Donations help to open Malawi centre

Cutting the ribbon at the new Malawi centre.
Cutting the ribbon at the new Malawi centre.

The Aberdeen-based Christian charity The Kerusso Trust has raised more than £50,000 over the past year to construct a training and resource centre in Malawi, one of the world’s poorest countries.

The centre was formally opened on Saturday, May 28,

The Kerusso Trust was set up in 2011 by former Banchory residents Jonathan and Ruth Groves and a proportion of funding still comes from people in the town. Supporters are now from Aberdeenshire to the south of England.

The Trust works in partnership with local people to train rural church leaders, and to empower some of the most vulnerable and needy in Malawi through community education.

Dr Groves, mission director, said: “For the last few years we have been working with one of our partners, J-Life Malawi, to train church leaders in rural areas.

“We are delighted that we will now be able to go one step further: we can select men and women from those we have been training, bring them to this new centre, and train them so they can go back home and teach others.”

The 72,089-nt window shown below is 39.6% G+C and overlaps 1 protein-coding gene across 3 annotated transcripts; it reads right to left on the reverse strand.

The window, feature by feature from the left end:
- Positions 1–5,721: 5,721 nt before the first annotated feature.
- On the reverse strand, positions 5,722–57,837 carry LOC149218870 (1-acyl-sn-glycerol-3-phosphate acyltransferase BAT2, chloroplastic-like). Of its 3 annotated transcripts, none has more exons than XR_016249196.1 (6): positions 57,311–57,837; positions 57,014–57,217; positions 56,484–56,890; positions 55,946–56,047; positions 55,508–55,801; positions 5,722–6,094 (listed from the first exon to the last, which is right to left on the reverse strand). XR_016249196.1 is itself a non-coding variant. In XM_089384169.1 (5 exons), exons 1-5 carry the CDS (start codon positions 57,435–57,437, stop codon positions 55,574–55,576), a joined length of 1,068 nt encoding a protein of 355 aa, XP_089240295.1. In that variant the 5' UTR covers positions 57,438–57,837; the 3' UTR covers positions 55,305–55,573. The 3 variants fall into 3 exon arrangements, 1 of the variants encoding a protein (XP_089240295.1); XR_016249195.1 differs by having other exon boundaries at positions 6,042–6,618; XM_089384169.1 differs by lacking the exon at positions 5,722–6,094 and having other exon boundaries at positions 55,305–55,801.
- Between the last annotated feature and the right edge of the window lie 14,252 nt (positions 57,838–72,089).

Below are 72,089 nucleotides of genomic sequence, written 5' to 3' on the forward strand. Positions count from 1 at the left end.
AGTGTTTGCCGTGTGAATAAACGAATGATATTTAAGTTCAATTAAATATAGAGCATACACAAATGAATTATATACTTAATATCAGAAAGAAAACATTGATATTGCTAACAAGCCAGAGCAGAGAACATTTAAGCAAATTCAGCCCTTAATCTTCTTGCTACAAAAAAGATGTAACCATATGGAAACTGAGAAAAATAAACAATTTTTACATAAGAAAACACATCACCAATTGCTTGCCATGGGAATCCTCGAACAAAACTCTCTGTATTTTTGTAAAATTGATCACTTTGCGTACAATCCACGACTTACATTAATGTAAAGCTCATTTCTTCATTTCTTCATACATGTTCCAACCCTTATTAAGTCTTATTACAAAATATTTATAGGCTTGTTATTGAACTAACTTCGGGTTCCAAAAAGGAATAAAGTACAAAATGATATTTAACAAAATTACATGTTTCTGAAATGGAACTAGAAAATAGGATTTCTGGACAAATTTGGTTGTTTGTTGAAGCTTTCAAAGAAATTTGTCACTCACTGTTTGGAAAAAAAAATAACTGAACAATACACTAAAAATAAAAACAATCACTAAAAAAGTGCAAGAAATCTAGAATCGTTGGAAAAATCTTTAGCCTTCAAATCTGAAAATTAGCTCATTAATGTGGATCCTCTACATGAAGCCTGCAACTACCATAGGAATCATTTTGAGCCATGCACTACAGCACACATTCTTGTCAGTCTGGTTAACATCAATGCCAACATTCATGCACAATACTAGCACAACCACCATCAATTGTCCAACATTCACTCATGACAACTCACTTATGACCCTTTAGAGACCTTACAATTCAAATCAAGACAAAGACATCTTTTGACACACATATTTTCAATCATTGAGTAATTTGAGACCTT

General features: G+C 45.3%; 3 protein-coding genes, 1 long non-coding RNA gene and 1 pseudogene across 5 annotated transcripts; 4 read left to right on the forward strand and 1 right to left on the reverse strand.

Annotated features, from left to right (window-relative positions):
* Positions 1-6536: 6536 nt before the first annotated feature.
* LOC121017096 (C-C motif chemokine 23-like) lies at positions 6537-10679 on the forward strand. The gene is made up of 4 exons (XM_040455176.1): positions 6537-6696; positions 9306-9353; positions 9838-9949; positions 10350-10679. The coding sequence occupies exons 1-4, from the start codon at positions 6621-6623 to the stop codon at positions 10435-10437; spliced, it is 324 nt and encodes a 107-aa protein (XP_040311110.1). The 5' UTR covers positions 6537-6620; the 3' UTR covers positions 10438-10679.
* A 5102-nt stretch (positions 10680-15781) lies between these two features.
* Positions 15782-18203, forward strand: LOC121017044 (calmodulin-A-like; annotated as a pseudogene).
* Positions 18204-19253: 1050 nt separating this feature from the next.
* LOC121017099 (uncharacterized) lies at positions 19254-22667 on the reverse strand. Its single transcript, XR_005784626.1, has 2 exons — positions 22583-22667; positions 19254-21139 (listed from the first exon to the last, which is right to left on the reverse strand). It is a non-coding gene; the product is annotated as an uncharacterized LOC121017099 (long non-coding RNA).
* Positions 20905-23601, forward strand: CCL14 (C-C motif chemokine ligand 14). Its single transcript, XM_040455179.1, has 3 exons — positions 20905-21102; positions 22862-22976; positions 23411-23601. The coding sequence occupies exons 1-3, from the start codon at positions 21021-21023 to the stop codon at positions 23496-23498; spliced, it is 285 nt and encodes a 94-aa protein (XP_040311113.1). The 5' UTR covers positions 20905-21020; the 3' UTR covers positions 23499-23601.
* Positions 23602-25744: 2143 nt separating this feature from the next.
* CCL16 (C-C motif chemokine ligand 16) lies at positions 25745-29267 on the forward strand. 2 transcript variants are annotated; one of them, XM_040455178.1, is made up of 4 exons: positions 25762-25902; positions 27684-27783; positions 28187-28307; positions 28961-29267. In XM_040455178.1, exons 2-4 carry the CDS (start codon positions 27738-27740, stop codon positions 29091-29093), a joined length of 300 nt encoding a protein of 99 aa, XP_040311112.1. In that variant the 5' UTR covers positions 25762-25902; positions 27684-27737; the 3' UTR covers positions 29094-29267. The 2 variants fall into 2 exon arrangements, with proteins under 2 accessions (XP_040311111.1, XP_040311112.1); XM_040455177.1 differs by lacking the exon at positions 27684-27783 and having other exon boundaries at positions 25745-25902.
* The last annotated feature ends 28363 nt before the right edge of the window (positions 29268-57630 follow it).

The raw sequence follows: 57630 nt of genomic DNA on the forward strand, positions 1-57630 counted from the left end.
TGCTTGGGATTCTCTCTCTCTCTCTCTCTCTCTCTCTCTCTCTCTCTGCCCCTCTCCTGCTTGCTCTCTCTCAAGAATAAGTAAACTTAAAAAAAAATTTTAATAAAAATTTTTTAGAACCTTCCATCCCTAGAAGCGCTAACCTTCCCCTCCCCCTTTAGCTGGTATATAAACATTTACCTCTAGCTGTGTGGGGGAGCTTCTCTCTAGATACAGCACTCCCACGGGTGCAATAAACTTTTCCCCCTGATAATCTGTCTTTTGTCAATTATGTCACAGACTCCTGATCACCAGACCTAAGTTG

In one of the poorest countries in the world and with little public welfare system, pastors in rural Malawi have a key role helping those who are poor, sick and suffering in their village communities. Yet over 90% have received no formal training in how to teach or give Biblical pastoral care.

The vision for the resource centre was born during the visit of Rev Connex Ijalasi, country director of J-Life Malawi, to the UK in spring 2015.

Dr Groves said: “Over the past year, this vision has become a reality.”

The two-storey centre is on a 10-acre hillside outside Blantyre, in the south of the country.

It is being equipped with training rooms and a library donated by several other Christian charities. The new building will also contain the offices of J-Life Malawi.

It will be a base for community education and development initiatives, providing assistance for child-headed families, orphans, HIV-AIDS sufferers and other vulnerable people, and running feeding programmes in the surrounding villages.

The centre has already been used to train teachers from local primary schools and leaders of newly-launched Community Children’s Bible Clubs.

When combined with an existing kitchen-dining room and dormitories, the site has now become a major resource to bring about change.